Next year sees the introduction of the new “Swiss Model” format for European soccer’s UEFA Champions League club competition. This will see an increase in the number of participating teams from 32 to 36, a significant increase in the number of fixtures from 125 to 189, and an increase in the number of matches each team plays. It will also see an increase in column inches as people try to explain how the Swiss Model works.
In short, not all teams in the same group of a round-robin – of which there will only be one in the Champions League – will face each other, only a selection of the other teams in the league to determined by a seeding system.
At the heart of the change is an attempt by continental governing body UEFA to boost media and commercial income and keep most of the leading clubs happy.
As media rights growth in most developed markets starts to slow below the reliable double digits of the past 30 years and younger fans have so much more competition for their attention, many sports are thinking about format changes to existing competitions to boost their popularity and hopefully value – others see extra value in launching completely new types of competition and formats.
Increases in value are not guaranteed
Completely new formats are not a guarantee of success, as American football’s XFL and the A1GP motor racing series have shown. And in the search for more value, sports’ instinctive strategy for a format change is to offer more – more teams and more fixtures.
Before they do this, they need to carefully consider what drives value, and how to make a positive change. Lessons can be learned from elsewhere – and recent experience strongly suggests proceeding with caution.
Cricket Australia’s expansion of the Big Bash T20 (BBL) after a successful introduction – moving to every team playing each other four times, doubling the fixtures – is widely seen to have been a step too far, with audiences and crowds draining away.
European Champions Cup Rugby, meanwhile, is mired in an almost inexplicable pool format stage with the addition of South African sides, and the first weekend’s matches saw some high-quality rugby played in front of half-empty stadia.
More generally, there is an increasing feeling – in soccer, rugby, cricket, and Formula 1 – that constant increases to the calendar are having a detrimental impact on participants, which is beginning to show in performances.
And too many sports wrongfully equate total audience increases with value increase – more impacts might drive exposure-based sponsorship and free-to-air TV value, but they don't necessarily push up pay TV or subscription video on demand value or even help sponsor activation metrics if they don't increase the level of fan engagement and passion.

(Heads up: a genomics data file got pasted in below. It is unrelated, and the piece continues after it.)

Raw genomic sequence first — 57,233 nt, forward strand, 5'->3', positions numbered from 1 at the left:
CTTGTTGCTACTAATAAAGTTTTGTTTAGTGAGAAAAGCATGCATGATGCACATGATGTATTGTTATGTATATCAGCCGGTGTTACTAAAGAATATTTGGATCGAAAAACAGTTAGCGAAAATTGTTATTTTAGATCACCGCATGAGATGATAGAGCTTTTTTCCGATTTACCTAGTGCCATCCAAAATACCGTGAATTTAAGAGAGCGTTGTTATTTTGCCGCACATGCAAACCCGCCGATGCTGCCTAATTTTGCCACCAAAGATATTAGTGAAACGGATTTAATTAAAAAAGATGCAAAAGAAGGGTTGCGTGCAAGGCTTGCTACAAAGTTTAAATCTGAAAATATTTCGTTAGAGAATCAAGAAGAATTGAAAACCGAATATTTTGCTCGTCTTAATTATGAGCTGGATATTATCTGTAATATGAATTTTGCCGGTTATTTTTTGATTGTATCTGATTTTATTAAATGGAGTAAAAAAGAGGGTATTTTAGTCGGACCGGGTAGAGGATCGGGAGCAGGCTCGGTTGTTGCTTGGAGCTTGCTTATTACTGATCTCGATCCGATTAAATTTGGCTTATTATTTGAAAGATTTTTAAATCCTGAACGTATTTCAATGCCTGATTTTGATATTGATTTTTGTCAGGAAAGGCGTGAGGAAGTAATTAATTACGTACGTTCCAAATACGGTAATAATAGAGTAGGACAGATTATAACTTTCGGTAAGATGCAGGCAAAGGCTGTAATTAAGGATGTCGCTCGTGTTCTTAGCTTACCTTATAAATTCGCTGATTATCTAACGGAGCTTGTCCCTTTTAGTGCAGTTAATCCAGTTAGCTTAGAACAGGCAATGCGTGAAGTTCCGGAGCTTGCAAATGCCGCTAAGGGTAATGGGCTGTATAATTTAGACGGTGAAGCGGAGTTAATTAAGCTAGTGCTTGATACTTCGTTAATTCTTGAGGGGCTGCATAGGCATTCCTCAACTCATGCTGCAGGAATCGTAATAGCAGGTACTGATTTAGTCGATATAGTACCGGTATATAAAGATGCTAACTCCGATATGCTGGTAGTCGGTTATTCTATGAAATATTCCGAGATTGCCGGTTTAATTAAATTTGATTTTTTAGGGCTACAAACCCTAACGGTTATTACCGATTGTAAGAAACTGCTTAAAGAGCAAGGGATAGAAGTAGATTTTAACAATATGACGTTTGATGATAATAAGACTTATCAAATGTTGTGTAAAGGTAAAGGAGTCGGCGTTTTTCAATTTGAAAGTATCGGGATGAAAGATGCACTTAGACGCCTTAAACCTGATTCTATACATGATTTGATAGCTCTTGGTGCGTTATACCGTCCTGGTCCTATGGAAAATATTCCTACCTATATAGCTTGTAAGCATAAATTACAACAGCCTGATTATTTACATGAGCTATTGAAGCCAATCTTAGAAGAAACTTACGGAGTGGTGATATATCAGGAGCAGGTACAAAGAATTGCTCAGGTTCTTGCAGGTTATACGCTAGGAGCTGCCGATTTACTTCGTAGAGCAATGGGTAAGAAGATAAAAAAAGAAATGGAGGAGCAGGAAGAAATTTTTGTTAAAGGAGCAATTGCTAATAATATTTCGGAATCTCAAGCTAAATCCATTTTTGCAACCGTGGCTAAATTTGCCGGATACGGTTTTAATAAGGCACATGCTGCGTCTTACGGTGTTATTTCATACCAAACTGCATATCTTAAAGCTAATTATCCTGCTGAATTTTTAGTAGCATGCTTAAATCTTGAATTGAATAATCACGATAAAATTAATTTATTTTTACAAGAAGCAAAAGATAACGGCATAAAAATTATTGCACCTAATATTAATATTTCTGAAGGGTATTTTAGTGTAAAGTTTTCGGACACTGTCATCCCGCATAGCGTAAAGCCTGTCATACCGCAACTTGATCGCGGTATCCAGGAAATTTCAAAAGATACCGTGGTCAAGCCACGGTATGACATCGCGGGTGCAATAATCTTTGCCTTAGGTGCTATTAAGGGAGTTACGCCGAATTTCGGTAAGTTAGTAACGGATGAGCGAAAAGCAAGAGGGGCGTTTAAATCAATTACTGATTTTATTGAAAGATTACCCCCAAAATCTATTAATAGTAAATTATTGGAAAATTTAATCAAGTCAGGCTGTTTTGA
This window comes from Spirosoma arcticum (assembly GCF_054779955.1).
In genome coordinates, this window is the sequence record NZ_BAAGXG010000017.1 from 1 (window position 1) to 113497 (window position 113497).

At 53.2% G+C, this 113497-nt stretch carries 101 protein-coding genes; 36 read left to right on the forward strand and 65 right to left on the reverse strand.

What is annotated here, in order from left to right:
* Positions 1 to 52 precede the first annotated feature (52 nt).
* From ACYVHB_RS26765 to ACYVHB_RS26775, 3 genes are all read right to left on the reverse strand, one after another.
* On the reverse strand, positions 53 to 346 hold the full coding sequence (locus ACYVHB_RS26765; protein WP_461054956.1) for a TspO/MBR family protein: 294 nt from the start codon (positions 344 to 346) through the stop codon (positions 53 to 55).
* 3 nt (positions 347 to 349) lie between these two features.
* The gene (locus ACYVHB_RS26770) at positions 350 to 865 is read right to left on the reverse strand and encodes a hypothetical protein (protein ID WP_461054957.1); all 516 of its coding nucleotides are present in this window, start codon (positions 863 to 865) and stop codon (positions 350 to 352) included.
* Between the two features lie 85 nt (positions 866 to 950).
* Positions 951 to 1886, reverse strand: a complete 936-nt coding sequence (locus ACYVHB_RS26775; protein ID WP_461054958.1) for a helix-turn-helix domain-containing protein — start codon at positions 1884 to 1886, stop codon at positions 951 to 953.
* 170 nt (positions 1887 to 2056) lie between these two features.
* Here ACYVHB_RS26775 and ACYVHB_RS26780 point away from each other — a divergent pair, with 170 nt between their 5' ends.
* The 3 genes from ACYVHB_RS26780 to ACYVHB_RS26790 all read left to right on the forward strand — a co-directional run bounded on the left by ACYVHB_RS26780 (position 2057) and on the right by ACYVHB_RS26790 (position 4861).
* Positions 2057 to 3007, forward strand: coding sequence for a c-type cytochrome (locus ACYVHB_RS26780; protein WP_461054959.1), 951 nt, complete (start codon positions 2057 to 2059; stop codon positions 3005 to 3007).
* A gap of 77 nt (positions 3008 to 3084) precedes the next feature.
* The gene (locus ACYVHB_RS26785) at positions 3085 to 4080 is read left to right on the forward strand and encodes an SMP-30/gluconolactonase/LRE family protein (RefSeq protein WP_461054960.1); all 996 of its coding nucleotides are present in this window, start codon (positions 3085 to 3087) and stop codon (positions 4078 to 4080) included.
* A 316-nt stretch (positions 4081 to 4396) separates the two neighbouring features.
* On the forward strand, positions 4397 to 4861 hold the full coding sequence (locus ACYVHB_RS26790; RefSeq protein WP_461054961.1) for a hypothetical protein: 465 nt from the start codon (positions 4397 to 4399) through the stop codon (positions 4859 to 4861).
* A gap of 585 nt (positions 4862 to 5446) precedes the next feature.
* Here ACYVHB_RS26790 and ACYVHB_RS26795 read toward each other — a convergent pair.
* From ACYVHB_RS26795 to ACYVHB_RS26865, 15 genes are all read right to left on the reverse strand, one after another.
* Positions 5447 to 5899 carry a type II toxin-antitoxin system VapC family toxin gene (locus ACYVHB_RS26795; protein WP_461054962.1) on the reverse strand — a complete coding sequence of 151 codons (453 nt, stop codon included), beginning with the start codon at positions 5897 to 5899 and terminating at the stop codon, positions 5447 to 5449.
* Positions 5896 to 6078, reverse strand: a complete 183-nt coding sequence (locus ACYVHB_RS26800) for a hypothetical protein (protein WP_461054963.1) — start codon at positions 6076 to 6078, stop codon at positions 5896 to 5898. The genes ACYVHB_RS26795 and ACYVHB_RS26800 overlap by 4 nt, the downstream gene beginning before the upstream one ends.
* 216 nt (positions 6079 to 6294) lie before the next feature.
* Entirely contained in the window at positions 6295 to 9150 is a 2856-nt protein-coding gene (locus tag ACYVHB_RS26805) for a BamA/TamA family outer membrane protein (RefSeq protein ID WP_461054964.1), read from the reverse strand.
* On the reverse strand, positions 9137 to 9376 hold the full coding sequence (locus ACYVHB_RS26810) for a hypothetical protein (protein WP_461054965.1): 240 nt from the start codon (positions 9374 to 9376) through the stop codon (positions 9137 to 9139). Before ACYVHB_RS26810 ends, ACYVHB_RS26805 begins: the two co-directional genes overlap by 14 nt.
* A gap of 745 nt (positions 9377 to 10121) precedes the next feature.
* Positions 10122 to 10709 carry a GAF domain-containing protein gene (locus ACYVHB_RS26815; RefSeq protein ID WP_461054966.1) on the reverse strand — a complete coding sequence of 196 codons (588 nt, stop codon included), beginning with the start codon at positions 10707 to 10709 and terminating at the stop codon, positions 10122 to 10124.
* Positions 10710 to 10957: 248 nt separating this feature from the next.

There are six interrelated drivers of value
Volume is an important, but not the only, driver of value. Often, merely increasing the volume of fixtures can undermine other value drivers – namely quality, jeopardy, and narrative. Matches between the best teams (or players), knockout fixtures, or ones with relegation or promotion on the line, and matches between old rivals with a story to tell – these three factors give fixtures meaning, they engage fans, and they draw in the neutral audience. Moreover, if increasing volume means top players are injured or fatigued, the quality on display can further suffer.
Rounding out the factors to consider are those more directly in the sport’s control – namely “features” or “assets” and “spectacle.” This can be the investment made into players and coaching, changes to rules and regulations, and how the sport is presented to the audience both in stadiums and on television.
The fortunes of soccer may have been boosted more in the last 30 years by the increase in skill levels and athleticism, the introduction of the back pass rule, the shifting of top games into separate time slots, and the move from four- to 20-camera UHD TV coverage than by any changes in a competition's format.
Less can be more – it just requires careful thought
O&O's 25 years advising on the value impact of format changes across football, rugby, cricket, motorsports, and elsewhere has taught us that not only do all the above factors need considering before any format changes are made but that these changes need to be adopted with as much care and pre-testing with fans as possible. In addition, the link between overall audience size and value needs proper interrogation and understanding by the sport and its commercial partners.
Adding another team or another round of fixtures or another race might be the easy option – but it might not be the best.
Some sports are belatedly realizing this. Cricket Australia is downsizing the BBL, and Ligue 1 will shrink from 20 to 18 clubs this summer. Less can be more if quality, narrative, and jeopardy are all improved. Whether other sports can be persuaded of this remains to be seen.
The additional value is there – it just takes more than volume to unlock it.
Oliver & Ohlbaum Associates is an independent strategy advisor in the media, entertainment, and sports sectors.
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